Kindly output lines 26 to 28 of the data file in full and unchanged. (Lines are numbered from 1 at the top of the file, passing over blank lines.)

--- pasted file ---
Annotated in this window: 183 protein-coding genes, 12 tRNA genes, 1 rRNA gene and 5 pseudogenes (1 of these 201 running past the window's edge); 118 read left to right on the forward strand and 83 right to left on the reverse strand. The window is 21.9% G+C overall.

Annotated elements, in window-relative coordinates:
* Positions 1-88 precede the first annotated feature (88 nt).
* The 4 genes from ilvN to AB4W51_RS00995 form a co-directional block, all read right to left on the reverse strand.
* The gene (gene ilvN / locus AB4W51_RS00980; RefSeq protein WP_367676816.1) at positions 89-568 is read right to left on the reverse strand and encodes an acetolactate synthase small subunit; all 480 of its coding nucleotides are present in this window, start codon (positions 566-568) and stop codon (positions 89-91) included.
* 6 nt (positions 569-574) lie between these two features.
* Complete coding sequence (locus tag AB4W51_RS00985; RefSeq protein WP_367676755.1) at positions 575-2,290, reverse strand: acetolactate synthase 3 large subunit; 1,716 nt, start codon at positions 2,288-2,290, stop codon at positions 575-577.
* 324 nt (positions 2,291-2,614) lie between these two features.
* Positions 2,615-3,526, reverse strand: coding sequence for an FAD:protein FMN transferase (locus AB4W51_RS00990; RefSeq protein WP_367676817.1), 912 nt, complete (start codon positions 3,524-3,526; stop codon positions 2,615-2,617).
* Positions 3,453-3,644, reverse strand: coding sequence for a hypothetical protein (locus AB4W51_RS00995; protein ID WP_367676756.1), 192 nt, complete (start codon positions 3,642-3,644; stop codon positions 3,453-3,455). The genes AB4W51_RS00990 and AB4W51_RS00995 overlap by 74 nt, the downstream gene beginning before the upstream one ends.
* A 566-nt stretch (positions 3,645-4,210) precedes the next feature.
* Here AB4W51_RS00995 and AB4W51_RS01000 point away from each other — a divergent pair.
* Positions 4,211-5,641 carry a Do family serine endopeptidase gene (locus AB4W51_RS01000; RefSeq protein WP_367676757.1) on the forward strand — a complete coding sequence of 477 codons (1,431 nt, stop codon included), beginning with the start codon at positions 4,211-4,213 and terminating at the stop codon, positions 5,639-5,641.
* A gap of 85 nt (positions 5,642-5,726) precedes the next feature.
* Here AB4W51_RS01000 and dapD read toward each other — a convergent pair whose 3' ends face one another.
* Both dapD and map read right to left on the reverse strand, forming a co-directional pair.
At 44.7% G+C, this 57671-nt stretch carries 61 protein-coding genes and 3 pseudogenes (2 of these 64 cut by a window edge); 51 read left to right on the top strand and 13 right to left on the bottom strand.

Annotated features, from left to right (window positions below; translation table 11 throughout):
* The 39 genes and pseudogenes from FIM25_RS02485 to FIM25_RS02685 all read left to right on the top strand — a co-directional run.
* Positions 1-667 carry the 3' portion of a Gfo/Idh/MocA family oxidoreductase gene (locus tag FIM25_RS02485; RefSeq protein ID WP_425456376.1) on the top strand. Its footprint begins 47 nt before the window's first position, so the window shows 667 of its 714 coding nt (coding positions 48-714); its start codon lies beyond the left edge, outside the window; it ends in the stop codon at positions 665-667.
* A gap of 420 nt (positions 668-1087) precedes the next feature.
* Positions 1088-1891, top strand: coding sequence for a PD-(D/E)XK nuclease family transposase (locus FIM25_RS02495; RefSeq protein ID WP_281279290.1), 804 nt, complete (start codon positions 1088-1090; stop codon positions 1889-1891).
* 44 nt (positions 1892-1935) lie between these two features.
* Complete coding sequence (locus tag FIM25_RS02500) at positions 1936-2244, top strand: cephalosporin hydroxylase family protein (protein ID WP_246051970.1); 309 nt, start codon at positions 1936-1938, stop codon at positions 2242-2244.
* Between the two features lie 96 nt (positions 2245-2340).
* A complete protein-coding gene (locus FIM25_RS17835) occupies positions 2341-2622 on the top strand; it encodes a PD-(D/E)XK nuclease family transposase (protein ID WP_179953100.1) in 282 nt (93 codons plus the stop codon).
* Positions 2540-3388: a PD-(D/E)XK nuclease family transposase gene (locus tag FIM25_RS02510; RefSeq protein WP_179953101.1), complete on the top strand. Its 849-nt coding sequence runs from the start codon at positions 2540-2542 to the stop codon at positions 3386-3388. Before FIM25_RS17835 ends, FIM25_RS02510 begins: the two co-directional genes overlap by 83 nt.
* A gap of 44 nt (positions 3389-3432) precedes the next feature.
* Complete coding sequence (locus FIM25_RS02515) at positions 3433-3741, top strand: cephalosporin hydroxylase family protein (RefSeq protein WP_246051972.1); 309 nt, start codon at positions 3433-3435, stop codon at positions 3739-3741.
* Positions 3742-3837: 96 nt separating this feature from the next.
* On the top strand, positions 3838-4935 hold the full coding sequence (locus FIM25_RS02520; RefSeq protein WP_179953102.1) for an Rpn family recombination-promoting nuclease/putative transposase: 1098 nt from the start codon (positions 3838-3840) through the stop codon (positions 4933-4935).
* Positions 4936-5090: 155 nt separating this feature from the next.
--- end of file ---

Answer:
* A complete protein-coding gene (locus FIM25_RS17835) occupies positions 2341-2622 on the top strand; it encodes a PD-(D/E)XK nuclease family transposase (protein ID WP_179953100.1) in 282 nt (93 codons plus the stop codon).
* Positions 2540-3388: a PD-(D/E)XK nuclease family transposase gene (locus tag FIM25_RS02510; RefSeq protein WP_179953101.1), complete on the top strand. Its 849-nt coding sequence runs from the start codon at positions 2540-2542 to the stop codon at positions 3386-3388. Before FIM25_RS17835 ends, FIM25_RS02510 begins: the two co-directional genes overlap by 83 nt.
* A gap of 44 nt (positions 3389-3432) precedes the next feature.